History of the African Head Wrap

Written by catherine henderson
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History of the African Head Wrap
The history of Africa holds the significance of the African headwrap. (Africa image by Luka76 from Fotolia.com)

African head wraps have been a part of both the African and the African American culture for centuries. The colourful cloths represent the history of the African people and are worn proudly by both men and women. African Americans who wish to preserve their heritage typically choose to wear head wraps even today. The head wrap has a different meaning when worn by men than it does when worn by women. Even the colours of the head wrap have a different meaning.

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History

Head wraps have served as a head cover for Africans, mostly women, since at least the early 1700s. According to Danya London Fashions For All, a group of African slave women appear in a 1707 painting that was created by Dirk Valkenburg, a Danish painter, that depicted them wearing head wraps that appeared high on the forehead and above the ears. However, it is believed that African cultures used head wraps before the days of slavery so that men could show off their wealth and the level of their social status and so that women could prove that they were prosperous and spiritual.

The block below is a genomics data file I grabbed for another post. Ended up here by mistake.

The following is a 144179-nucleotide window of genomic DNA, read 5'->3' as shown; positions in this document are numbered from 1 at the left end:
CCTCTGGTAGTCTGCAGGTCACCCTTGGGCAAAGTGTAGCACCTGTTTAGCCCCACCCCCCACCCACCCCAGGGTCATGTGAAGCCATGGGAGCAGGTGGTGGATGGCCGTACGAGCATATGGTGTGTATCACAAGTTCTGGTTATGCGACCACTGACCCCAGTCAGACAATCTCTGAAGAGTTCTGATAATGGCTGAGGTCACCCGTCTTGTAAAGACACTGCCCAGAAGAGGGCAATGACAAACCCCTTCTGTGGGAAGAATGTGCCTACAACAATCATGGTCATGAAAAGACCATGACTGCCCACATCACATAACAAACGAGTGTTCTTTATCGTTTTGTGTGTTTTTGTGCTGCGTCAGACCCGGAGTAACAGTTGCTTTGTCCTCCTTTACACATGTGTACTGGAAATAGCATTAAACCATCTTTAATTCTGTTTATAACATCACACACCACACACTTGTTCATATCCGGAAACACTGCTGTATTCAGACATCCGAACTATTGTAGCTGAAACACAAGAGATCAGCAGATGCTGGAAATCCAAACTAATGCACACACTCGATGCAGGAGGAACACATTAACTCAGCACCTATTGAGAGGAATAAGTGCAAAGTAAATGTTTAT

Features

The head wrap typically covers the hair completely. One cultural significance about the African head wrap is that African women typically secure the wrap using a knot at the base of the crown which leaves the neck and forehead exposed. Part of the reason for this is to make the facial features appear striking so that anyone that wishes to look upon an African American woman would look up at her face rather than down at her body.

Identification

African head wraps come in many bright bold colours that animate the face. According to Africa Imports African Business, in West Africa, head wraps are referred to as "gele" in Yoruba or "ichafu" in Igbo. Some African American women continue to wear head wraps to boast their spiritual strength.

Considerations

The Clearinghouse on Educational Policy and Management at the University of Oregon states that policies should not restrict religious expression and that various forms of religious expression such as a head wrap should be respected as long as students' expression of religious beliefs does not infringe upon the rights of others.

Fun Fact

According to Danya London, the head wrap has now become a staple of traditional black dress; arrays of wonderful head wraps, fashionably worn at special events, have now become a fashion statement for the black woman. In history, the head wrap was hard to come by and therefore usually worn by wealthier black men and women. Now the head wrap is an available garment for men and women of all statuses to wear.

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